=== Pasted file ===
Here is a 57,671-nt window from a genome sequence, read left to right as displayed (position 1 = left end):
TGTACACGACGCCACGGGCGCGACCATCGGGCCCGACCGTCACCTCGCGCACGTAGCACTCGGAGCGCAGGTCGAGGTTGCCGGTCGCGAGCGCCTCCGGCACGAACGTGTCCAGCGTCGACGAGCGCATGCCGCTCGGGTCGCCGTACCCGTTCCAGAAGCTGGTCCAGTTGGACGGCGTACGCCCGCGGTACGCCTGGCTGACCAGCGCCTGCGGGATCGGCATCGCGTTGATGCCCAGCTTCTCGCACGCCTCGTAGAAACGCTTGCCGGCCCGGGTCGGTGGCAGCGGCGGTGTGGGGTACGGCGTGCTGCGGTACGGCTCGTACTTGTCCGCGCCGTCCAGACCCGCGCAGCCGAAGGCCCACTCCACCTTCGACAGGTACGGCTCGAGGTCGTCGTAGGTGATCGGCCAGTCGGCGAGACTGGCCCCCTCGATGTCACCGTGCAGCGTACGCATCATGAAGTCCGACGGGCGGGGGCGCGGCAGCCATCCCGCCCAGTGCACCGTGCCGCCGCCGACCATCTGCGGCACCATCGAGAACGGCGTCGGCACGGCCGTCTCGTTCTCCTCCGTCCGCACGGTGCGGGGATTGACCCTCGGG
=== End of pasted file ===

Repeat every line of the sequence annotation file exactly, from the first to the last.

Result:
Here is a 57,671-nt window from a genome sequence, read left to right as displayed (position 1 = left end):
TGTACACGACGCCACGGGCGCGACCATCGGGCCCGACCGTCACCTCGCGCACGTAGCACTCGGAGCGCAGGTCGAGGTTGCCGGTCGCGAGCGCCTCCGGCACGAACGTGTCCAGCGTCGACGAGCGCATGCCGCTCGGGTCGCCGTACCCGTTCCAGAAGCTGGTCCAGTTGGACGGCGTACGCCCGCGGTACGCCTGGCTGACCAGCGCCTGCGGGATCGGCATCGCGTTGATGCCCAGCTTCTCGCACGCCTCGTAGAAACGCTTGCCGGCCCGGGTCGGTGGCAGCGGCGGTGTGGGGTACGGCGTGCTGCGGTACGGCTCGTACTTGTCCGCGCCGTCCAGACCCGCGCAGCCGAAGGCCCACTCCACCTTCGACAGGTACGGCTCGAGGTCGTCGTAGGTGATCGGCCAGTCGGCGAGACTGGCCCCCTCGATGTCACCGTGCAGCGTACGCATCATGAAGTCCGACGGGCGGGGGCGCGGCAGCCATCCCGCCCAGTGCACCGTGCCGCCGCCGACCATCTGCGGCACCATCGAGAACGGCGTCGGCACGGCCGTCTCGTTCTCCTCCGTCCGCACGGTGCGGGGATTGACCCTCGGG